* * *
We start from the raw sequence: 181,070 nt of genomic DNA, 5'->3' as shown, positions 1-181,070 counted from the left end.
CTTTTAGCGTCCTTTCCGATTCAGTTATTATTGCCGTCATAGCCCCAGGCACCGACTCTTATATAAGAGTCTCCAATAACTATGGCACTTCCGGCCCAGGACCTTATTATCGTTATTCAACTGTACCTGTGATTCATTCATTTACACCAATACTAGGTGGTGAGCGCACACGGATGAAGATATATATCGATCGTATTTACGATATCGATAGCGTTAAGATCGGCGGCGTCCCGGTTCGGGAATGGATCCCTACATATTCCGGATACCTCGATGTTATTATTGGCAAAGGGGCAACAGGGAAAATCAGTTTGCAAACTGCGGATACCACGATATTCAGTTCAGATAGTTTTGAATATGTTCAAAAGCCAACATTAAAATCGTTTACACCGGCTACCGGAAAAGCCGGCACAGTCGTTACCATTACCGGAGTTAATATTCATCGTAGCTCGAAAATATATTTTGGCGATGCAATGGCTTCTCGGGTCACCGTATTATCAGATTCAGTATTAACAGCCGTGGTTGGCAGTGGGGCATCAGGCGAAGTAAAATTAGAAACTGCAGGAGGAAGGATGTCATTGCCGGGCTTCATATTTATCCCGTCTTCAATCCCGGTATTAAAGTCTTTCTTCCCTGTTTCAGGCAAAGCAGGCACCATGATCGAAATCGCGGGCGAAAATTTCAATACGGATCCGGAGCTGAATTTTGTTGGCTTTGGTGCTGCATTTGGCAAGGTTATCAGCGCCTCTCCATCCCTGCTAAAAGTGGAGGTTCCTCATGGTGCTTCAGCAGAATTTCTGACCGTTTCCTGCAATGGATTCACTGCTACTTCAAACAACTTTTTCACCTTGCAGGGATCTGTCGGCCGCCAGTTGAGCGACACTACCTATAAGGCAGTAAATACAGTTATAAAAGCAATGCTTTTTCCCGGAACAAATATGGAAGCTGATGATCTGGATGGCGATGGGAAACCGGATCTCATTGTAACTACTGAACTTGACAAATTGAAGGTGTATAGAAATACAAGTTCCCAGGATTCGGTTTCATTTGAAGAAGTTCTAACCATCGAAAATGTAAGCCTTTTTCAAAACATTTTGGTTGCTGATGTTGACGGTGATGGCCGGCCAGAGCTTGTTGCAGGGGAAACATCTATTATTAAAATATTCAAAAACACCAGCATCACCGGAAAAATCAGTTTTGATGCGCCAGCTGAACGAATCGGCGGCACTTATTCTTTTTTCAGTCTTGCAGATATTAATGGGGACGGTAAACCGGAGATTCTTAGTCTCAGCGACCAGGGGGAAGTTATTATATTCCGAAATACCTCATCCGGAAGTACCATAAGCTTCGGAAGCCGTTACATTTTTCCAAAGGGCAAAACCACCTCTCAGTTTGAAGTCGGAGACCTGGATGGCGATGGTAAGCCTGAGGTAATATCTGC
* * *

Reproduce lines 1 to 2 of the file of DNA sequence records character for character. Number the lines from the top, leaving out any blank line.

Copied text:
We start from the raw sequence: 181,070 nt of genomic DNA, 5'->3' as shown, positions 1-181,070 counted from the left end.
CTTTTAGCGTCCTTTCCGATTCAGTTATTATTGCCGTCATAGCCCCAGGCACCGACTCTTATATAAGAGTCTCCAATAACTATGGCACTTCCGGCCCAGGACCTTATTATCGTTATTCAACTGTACCTGTGATTCATTCATTTACACCAATACTAGGTGGTGAGCGCACACGGATGAAGATATATATCGATCGTATTTACGATATCGATAGCGTTAAGATCGGCGGCGTCCCGGTTCGGGAATGGATCCCTACATATTCCGGATACCTCGATGTTATTATTGGCAAAGGGGCAACAGGGAAAATCAGTTTGCAAACTGCGGATACCACGATATTCAGTTCAGATAGTTTTGAATATGTTCAAAAGCCAACATTAAAATCGTTTACACCGGCTACCGGAAAAGCCGGCACAGTCGTTACCATTACCGGAGTTAATATTCATCGTAGCTCGAAAATATATTTTGGCGATGCAATGGCTTCTCGGGTCACCGTATTATCAGATTCAGTATTAACAGCCGTGGTTGGCAGTGGGGCATCAGGCGAAGTAAAATTAGAAACTGCAGGAGGAAGGATGTCATTGCCGGGCTTCATATTTATCCCGTCTTCAATCCCGGTATTAAAGTCTTTCTTCCCTGTTTCAGGCAAAGCAGGCACCATGATCGAAATCGCGGGCGAAAATTTCAATACGGATCCGGAGCTGAATTTTGTTGGCTTTGGTGCTGCATTTGGCAAGGTTATCAGCGCCTCTCCATCCCTGCTAAAAGTGGAGGTTCCTCATGGTGCTTCAGCAGAATTTCTGACCGTTTCCTGCAATGGATTCACTGCTACTTCAAACAACTTTTTCACCTTGCAGGGATCTGTCGGCCGCCAGTTGAGCGACACTACCTATAAGGCAGTAAATACAGTTATAAAAGCAATGCTTTTTCCCGGAACAAATATGGAAGCTGATGATCTGGATGGCGATGGGAAACCGGATCTCATTGTAACTACTGAACTTGACAAATTGAAGGTGTATAGAAATACAAGTTCCCAGGATTCGGTTTCATTTGAAGAAGTTCTAACCATCGAAAATGTAAGCCTTTTTCAAAACATTTTGGTTGCTGATGTTGACGGTGATGGCCGGCCAGAGCTTGTTGCAGGGGAAACATCTATTATTAAAATATTCAAAAACACCAGCATCACCGGAAAAATCAGTTTTGATGCGCCAGCTGAACGAATCGGCGGCACTTATTCTTTTTTCAGTCTTGCAGATATTAATGGGGACGGTAAACCGGAGATTCTTAGTCTCAGCGACCAGGGGGAAGTTATTATATTCCGAAATACCTCATCCGGAAGTACCATAAGCTTCGGAAGCCGTTACATTTTTCCAAAGGGCAAAACCACCTCTCAGTTTGAAGTCGGAGACCTGGATGGCGATGGTAAGCCTGAGGTAATATCTGC